With many investors nervous about the currency carnage in emerging markets, is it a setup to break the gold ceiling?
Looking to Break the Gold Ceiling
“Given the setup, from both a positioning standpoint and the action in the miners, the rally ought to continue for quite a while and go a long way, although the metals will remain volatile and try to trick as many people as possible. Nonetheless, this is the best chance we’ve had to see all the “magic” trendlines above the market (i.e., $1,350 to $1,370) finally get taken out. But, as they say in AA, “One day at a time.” — Bill Fleckenstein
By Bill Fleckenstein President Of Fleckenstein Capital
May 29 (King World News) – The Dow and S&P lost between 0.75% and 1% early on, while the Nasdaq barely flinched. The proximate cause for the decline appeared to be weakness in Europe, which of course is emanating at this moment in time from Italy, as once again the concept of the European Union is being threatened. However, I suspect it was really just time for the rally to roll over and this was the excuse...
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Prisoners In A Confetti Cage
How far the problems in Italy undermine the entire EU we will have to see, but that is almost a sideshow because the real problem is that once central bankers turn to ZIRP, NIRP, and QE, they can really never leave that regime — at least not willingly. Markets can force higher interest rates, as we’ve seen in countries such as Argentina, Turkey, Greece, etc., but people say that can’t happen in a G7 country, to which I would say, “Oh, yeah?”
However, so many people in the U.S. have been inured to any bad news due to the anesthetization caused by eight years of QE, critical analysis hardly exists anymore, although macro-oriented problems revolving around massive amounts of debt continue to escalate.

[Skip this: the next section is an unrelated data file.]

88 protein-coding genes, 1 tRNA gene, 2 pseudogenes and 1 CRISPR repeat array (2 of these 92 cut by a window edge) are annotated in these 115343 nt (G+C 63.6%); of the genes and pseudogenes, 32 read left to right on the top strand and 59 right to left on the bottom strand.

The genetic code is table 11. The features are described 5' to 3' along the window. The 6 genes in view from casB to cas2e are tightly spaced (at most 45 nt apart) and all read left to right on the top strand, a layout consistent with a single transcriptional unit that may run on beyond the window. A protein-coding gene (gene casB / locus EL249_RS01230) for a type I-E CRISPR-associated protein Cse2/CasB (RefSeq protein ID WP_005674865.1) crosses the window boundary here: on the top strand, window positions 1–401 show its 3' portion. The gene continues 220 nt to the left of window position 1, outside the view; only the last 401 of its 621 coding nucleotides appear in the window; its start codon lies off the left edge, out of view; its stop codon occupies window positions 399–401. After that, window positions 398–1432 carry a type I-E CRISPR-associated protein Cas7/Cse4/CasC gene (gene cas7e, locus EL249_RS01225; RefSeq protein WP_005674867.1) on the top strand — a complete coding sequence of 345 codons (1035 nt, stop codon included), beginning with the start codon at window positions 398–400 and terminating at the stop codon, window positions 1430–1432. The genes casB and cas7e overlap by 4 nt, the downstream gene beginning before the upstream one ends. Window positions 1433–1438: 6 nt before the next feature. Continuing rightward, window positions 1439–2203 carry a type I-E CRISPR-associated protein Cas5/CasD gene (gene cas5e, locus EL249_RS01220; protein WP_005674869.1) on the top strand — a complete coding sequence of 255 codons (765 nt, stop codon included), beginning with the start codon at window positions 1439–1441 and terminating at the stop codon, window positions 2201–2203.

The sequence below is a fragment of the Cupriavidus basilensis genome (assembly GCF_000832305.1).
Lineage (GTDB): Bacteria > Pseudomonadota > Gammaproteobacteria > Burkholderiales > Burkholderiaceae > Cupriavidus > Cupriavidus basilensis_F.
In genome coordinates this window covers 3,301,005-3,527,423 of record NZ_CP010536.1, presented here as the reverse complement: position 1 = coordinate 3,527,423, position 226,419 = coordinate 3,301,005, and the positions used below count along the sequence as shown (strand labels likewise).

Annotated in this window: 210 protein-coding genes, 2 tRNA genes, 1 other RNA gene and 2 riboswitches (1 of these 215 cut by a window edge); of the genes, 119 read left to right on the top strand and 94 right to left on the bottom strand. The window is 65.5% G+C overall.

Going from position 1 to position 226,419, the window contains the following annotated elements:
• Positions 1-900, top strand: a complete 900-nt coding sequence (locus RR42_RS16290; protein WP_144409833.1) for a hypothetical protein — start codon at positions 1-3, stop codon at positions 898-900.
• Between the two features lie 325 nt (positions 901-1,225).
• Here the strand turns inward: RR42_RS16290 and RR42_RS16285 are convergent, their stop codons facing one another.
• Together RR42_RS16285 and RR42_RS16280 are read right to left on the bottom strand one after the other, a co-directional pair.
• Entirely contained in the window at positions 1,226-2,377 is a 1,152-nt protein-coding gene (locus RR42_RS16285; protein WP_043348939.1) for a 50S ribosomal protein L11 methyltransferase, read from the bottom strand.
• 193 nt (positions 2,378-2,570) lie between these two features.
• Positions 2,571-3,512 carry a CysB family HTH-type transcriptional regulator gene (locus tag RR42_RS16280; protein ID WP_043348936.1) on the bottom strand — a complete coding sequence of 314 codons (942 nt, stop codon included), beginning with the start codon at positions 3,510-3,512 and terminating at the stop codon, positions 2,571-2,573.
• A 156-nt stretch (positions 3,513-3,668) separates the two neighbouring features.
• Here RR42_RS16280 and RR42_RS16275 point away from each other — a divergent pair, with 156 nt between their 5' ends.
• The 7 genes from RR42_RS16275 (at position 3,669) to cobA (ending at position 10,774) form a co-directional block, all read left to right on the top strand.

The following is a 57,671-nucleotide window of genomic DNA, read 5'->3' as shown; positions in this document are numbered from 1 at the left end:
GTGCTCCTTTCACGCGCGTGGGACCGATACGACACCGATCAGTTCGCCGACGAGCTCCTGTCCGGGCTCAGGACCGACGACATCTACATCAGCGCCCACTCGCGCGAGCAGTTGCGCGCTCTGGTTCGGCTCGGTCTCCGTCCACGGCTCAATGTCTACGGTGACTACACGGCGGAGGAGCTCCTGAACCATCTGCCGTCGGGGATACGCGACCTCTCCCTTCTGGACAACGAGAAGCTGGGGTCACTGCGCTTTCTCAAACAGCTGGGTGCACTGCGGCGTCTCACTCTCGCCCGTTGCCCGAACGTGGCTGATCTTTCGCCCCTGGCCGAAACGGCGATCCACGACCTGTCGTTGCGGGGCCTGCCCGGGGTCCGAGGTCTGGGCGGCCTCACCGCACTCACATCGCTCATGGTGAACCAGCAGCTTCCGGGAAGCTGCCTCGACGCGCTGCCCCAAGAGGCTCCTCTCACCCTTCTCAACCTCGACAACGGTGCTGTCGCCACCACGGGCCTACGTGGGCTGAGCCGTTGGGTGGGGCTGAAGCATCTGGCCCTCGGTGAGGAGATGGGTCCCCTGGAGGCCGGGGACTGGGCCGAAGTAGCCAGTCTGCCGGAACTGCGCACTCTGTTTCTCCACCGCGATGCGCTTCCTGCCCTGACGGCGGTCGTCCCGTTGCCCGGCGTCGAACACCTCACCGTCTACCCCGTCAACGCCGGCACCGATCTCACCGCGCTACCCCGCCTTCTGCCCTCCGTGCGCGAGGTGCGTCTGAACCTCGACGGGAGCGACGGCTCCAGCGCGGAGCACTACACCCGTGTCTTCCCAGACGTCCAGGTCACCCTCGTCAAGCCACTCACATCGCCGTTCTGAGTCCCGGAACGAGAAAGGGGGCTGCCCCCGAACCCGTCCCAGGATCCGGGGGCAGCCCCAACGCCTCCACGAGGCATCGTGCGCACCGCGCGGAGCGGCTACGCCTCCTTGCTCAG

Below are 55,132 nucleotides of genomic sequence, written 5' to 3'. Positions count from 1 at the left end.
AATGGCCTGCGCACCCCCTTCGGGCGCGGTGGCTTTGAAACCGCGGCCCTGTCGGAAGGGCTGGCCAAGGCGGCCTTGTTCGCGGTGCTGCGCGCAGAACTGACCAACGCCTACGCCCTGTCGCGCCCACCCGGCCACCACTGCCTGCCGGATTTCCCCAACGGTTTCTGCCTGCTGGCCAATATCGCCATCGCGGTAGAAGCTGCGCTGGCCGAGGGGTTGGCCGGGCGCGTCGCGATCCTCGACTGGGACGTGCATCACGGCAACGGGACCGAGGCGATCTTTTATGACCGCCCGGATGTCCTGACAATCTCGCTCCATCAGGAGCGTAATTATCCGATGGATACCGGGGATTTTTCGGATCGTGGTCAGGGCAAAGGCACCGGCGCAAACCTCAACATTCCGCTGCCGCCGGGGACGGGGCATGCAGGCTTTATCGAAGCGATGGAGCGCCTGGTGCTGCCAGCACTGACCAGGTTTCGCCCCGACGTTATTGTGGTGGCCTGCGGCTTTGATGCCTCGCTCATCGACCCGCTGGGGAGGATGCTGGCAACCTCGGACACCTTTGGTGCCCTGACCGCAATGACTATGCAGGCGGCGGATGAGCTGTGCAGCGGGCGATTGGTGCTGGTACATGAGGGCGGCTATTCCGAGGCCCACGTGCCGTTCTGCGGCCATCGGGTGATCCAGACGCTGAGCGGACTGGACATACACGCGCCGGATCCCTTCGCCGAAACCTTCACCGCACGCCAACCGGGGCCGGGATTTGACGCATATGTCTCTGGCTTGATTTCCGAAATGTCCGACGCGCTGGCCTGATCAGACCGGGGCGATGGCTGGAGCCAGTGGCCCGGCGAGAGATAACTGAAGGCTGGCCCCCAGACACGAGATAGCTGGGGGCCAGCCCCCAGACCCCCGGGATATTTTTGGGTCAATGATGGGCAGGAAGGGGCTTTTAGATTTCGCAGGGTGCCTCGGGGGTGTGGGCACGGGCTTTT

Average Minds Think Alike, Too
Turning back to the action, in the afternoon the Nasdaq finally joined the slide to some degree, as it lost about 0.5%, while the other two major indices fell 1.3% to 1.5%. Away from stocks, green paper was stronger against most everything except the yen, oil lost 1.5%, and the bond market went wild. For everyone who feared the 10-year cracking 3% would certainly cause huge trouble, this is a lesson in what can happen in crowded trades.
The metals were all over the place: higher last night then weaker early in New York before they rallied some, with silver losing 0.4% as gold gained $3.
Included below are two questions and answers from the Q&A’s with Bill Fleckenstein.
PAAS & Silver
Question: Bill: How much impact do you see to PAAS by its cutting back operations at its Mexico mine? Pre-market 5/29/18 hit is 5% decline in stock price. You are always very cautious about mine locations so was this occurrence/risk a surprise to you or was it built in to your position? Thanks for your help
Answer from Fleck: “Mexico isn’t as safe as it once was, but it is still better than many, many other places. But, no, I didn’t expect this trouble near the Dolores mine, although I had heard about it in the middle of last week. I am sort of surprised the reaction has been as big as it has. I doubt this will be a problem for too long. You may recall we saw the same sort of reaction to the brief strike at Huran about six weeks ago.”
Question: All of us prefer miners in safe jurisdictions. I’m sure you’ll be besieged with questions on this topic, but is Mexico no longer a “safe place?” A work interruption staged by an aggressive union is one thing, but when the rails and highways are unsafe (and the government is on unfriendly terms with its primary trading partner)????
Answer from Fleck: “Mexico isn’t as safe as it used to be, but that for sure isn’t new news. I am not sure what you mean when you say “and the government is on unfriendly terms with its primary trader partner,” if you are referring to Trump and Mexico, that has little to do with this current issue at the Dolores mine. This is likely to be a transitory problem. The company feels that the government will make sure that the mine (and other businesses) can function…”
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